Like pretty much every entry so far, Nichijou is a sketch series that combines the mundane proceedings of everyday life with the absurd. Taking place in a picturesque Japanese village, the heart of My Ordinary Life lies with the trio of friends - high school girls Mio Naganohara, Yuuko Aioi and Mai Minakami – as they find ways to turn their boring run-of-the-mill existence into something more. Their lives eventually intertwine with other characters living peacefully in the village, resulting in what feels more like an ensemble comedy series.

If there is a single word that could be used to describe Kyoto Animation's show is “Innocent”. From the crisp and old school drawing style, to the mostly younger cast and wide-eyed nature of most of their adventures, Nichijou can be rather heartwarming. It deals with themes like friendship, love, family and self-discovery. Although they are not as adverse to growing up as the sextuplets, My Ordinary Life also presents a universe that seems to exist in its own time. Like Mio, Yuuko and Mai are destined to be high school girls until the end of days.

The structure of each episode is identical to Osomatsu-san, with a series of sketches, each presented with their own heading. Although the comedy rarely ends up quite as mean-spirited, the laugh-out-loud moments result from how these unique characters bounce off each other.

And there is also a scene where the Principal fights a deer. So, what are you waiting for?

Nichijou Trailer


Any Anime Like Osomatsu-san ?

4. Detroit Metal City

  • Episodes: 12
  • Aired: Aug. 2008 – Oct. 2008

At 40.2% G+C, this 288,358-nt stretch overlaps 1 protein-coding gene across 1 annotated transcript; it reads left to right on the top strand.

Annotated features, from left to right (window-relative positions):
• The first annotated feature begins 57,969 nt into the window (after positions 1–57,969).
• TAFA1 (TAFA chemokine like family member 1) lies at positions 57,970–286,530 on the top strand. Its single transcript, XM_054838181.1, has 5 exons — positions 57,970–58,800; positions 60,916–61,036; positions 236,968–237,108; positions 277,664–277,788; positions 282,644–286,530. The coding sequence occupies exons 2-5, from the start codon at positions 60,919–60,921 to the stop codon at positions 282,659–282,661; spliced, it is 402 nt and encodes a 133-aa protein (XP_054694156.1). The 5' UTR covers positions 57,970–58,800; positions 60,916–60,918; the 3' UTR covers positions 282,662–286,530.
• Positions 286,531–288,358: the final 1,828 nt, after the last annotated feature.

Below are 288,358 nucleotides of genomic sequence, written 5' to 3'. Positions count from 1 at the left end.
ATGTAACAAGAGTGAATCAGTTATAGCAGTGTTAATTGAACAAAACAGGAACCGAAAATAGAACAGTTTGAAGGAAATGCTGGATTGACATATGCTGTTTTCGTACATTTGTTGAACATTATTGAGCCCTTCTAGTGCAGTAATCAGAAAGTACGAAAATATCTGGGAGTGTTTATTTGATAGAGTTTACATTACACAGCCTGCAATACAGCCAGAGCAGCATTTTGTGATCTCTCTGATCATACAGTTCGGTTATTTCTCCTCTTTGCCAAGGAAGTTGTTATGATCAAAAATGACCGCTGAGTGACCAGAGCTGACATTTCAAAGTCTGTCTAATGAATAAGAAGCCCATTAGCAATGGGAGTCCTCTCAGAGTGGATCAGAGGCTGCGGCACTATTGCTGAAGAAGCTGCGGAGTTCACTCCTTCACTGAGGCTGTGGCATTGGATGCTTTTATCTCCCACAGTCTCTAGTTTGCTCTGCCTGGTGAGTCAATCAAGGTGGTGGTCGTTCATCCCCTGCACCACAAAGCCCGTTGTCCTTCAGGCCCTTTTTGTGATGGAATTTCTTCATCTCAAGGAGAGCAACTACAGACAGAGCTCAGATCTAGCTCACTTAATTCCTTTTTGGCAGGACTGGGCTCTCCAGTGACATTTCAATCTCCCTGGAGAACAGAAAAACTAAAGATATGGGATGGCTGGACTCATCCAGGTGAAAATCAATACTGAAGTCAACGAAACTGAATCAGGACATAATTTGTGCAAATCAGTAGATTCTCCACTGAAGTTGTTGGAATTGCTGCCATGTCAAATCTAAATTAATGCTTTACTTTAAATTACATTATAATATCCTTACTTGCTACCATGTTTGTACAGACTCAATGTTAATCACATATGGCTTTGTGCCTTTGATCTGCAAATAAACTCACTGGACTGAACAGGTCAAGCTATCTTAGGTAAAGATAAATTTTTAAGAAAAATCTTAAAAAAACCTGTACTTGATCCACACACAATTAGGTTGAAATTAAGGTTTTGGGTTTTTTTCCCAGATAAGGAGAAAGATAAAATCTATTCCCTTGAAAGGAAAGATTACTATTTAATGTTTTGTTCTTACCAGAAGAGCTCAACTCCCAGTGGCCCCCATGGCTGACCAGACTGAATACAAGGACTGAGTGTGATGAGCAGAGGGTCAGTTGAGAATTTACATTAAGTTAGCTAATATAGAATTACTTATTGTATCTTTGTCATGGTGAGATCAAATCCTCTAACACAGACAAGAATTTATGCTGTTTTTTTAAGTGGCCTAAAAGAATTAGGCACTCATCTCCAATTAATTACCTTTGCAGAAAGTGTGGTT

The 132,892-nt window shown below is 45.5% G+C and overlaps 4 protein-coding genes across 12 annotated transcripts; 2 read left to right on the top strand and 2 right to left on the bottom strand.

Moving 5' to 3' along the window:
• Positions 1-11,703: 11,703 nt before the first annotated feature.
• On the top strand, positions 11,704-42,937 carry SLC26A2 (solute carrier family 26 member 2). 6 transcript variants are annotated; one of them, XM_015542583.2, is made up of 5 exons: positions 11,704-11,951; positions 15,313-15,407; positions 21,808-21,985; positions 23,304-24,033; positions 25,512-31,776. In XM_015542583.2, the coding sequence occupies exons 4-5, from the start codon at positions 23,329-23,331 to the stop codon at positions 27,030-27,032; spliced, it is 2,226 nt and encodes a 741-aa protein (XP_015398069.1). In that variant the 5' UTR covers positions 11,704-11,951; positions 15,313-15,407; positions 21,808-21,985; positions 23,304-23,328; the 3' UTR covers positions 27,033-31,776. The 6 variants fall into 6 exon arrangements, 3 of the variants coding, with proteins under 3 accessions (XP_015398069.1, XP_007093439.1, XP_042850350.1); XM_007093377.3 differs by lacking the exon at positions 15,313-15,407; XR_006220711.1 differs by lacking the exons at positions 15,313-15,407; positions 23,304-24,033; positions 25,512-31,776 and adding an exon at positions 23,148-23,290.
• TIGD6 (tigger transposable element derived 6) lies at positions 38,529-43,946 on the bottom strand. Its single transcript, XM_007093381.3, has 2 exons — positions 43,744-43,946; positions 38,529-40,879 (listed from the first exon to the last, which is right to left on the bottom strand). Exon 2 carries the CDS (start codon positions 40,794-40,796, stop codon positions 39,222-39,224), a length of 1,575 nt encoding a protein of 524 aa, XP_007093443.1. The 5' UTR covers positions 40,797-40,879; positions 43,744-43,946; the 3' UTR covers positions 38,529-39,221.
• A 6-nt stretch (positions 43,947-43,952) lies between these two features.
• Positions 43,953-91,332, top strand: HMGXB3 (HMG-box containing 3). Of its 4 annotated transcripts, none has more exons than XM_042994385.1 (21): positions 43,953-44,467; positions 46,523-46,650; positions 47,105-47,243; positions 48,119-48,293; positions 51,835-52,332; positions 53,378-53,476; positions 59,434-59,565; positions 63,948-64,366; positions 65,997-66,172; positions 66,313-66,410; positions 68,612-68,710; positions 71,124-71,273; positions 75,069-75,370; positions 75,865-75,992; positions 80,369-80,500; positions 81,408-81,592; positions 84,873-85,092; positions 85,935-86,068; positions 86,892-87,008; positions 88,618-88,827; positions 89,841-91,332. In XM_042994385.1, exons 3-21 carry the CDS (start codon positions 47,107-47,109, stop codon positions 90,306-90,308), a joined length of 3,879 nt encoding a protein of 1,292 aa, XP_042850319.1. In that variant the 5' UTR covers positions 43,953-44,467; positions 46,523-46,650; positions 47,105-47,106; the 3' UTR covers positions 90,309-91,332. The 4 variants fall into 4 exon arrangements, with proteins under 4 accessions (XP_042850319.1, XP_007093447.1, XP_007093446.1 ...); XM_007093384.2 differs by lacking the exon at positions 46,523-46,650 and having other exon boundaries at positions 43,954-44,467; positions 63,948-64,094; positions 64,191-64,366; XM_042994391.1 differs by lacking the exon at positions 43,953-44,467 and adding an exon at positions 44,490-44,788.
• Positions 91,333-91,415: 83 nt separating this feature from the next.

Picture this: It's Japan, a young musician from a small mountain village with aspirations of creating emotional and relaxing pop music, songs that even his mother can enjoy, takes a leap of faith and moves to Tokyo. As one could expect, making it in a large buzzing metropolis is not a dream that is easy to reach. As he spends his days performing his melodic fluff at a nearby park, he is given the opportunity to front an indie band that seems destined for greatness.

And that is exactly what follows. Suddenly, this unknown is the face of one of the most popular groups in all of Tokyo, with hordes of fans that are willing to jump off a bridge for them. With such success, one would assume that life is going pretty good right? Well, not quite. After-all, Negishi's dream was hardly to be the frontman of a demonic death metal band. One that sings exclusively about Satan, rape, and murder. Still, for someone that shivers at even the thought of such acts, he sure can sing about them like nobody’s business!